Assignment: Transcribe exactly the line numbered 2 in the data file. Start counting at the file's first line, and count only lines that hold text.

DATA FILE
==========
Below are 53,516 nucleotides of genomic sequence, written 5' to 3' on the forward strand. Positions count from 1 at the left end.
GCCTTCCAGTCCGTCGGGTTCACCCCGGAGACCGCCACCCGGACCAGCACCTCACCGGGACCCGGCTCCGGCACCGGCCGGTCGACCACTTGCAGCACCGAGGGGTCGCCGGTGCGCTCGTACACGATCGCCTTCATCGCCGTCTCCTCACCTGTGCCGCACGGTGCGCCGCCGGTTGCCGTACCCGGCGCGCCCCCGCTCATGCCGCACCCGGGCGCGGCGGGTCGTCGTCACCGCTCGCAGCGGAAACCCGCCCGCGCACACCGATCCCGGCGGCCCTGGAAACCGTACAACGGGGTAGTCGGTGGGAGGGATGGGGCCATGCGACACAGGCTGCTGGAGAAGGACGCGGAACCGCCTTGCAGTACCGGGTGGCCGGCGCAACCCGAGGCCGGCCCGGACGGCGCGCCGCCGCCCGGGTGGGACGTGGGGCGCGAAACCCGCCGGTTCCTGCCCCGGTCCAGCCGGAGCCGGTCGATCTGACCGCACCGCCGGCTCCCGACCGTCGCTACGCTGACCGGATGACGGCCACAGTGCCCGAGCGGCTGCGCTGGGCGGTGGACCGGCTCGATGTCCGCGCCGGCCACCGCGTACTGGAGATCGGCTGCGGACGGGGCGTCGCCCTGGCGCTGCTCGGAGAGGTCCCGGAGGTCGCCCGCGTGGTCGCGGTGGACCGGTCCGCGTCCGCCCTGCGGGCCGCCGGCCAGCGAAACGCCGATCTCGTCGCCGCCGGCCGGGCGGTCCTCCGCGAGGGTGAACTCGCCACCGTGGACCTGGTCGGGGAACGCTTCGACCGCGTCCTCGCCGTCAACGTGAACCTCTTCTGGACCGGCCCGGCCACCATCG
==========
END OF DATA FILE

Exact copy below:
GCCTTCCAGTCCGTCGGGTTCACCCCGGAGACCGCCACCCGGACCAGCACCTCACCGGGACCCGGCTCCGGCACCGGCCGGTCGACCACTTGCAGCACCGAGGGGTCGCCGGTGCGCTCGTACACGATCGCCTTCATCGCCGTCTCCTCACCTGTGCCGCACGGTGCGCCGCCGGTTGCCGTACCCGGCGCGCCCCCGCTCATGCCGCACCCGGGCGCGGCGGGTCGTCGTCACCGCTCGCAGCGGAAACCCGCCCGCGCACACCGATCCCGGCGGCCCTGGAAACCGTACAACGGGGTAGTCGGTGGGAGGGATGGGGCCATGCGACACAGGCTGCTGGAGAAGGACGCGGAACCGCCTTGCAGTACCGGGTGGCCGGCGCAACCCGAGGCCGGCCCGGACGGCGCGCCGCCGCCCGGGTGGGACGTGGGGCGCGAAACCCGCCGGTTCCTGCCCCGGTCCAGCCGGAGCCGGTCGATCTGACCGCACCGCCGGCTCCCGACCGTCGCTACGCTGACCGGATGACGGCCACAGTGCCCGAGCGGCTGCGCTGGGCGGTGGACCGGCTCGATGTCCGCGCCGGCCACCGCGTACTGGAGATCGGCTGCGGACGGGGCGTCGCCCTGGCGCTGCTCGGAGAGGTCCCGGAGGTCGCCCGCGTGGTCGCGGTGGACCGGTCCGCGTCCGCCCTGCGGGCCGCCGGCCAGCGAAACGCCGATCTCGTCGCCGCCGGCCGGGCGGTCCTCCGCGAGGGTGAACTCGCCACCGTGGACCTGGTCGGGGAACGCTTCGACCGCGTCCTCGCCGTCAACGTGAACCTCTTCTGGACCGGCCCGGCCACCATCG